I recently discovered an interested fact. Studies show that we perceive ourselves to be 20% more attractive than we actually are.
This was one of a handful of fascinating studies described by Robert Trivers during an RSA talk about his latest book Deceit and Self-Deception: Fooling Yourself the Better to Fool Others
Trivers has spent the last few years studying the peculiar phenomena of self-deception. The basic premise of his book (which I plan to read asap) is the hypothesis that deceit and self-deception are linked. From an evolutionary perspective, it is logical that we can better convince others of our superior status, strength, attractiveness etc. if we believe them to be true. I won’t attempt to outline the arguments, you would be better off reading the book or listening to the audio of the RSA event.
Let’s assume that the hypothesis, “We deceive ourselves to better deceive others” is true. What does that mean for Product Managers?
Most Product Managers are the biggest champion of their product. I don’t know of a Product Manager who would work on a product they didn’t believe in. That belief needs to be infectious for your product to grow. Colleagues, customers, friends, strangers should all be left with a great impression of your product after speaking to you.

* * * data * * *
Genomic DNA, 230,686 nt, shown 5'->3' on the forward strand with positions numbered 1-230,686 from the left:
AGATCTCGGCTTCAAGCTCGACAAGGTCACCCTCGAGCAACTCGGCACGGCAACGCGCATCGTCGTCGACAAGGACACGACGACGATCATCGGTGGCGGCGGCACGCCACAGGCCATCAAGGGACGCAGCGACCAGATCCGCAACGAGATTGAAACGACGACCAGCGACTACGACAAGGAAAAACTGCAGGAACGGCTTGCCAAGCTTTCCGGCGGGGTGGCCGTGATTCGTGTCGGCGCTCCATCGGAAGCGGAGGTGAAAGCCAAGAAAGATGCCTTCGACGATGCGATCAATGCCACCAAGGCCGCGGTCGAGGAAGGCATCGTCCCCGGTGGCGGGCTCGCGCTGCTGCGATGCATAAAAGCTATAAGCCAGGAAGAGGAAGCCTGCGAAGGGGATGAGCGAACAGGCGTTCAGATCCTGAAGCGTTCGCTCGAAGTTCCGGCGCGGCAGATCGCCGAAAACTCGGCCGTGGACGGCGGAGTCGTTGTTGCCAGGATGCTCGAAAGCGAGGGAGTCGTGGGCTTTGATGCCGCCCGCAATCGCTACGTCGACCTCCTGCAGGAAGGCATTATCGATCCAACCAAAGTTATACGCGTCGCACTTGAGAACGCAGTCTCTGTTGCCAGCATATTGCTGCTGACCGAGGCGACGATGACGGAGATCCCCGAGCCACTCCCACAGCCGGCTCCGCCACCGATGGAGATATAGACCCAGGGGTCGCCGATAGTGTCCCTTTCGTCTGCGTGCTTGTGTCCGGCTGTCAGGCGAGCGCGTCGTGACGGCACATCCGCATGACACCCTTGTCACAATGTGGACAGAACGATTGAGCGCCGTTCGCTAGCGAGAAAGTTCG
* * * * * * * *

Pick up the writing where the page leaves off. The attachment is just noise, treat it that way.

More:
But what if, we are fooling ourselves? What if we view our products as 20% more appealing than our customers do? All that confidence is great when pitching a product or when writing convincing copy, but does it help us build products that people want to use? Are we biologically predisposed to seek out vanity metrics relating our products? How do we deal with this potential misperception?
My gut reaction is to be even more driven to back up my vision with facts. To always strive for a good balance of quantitative and qualitative data about my product. Make sure I make a habit of getting out of the building.
From now on I will try to always challenge myself whenever I big up my product to myself, especially when it seems automatic.
I could of course be wrong. Maybe truly believing your own hype makes the difference between success and mediocrity?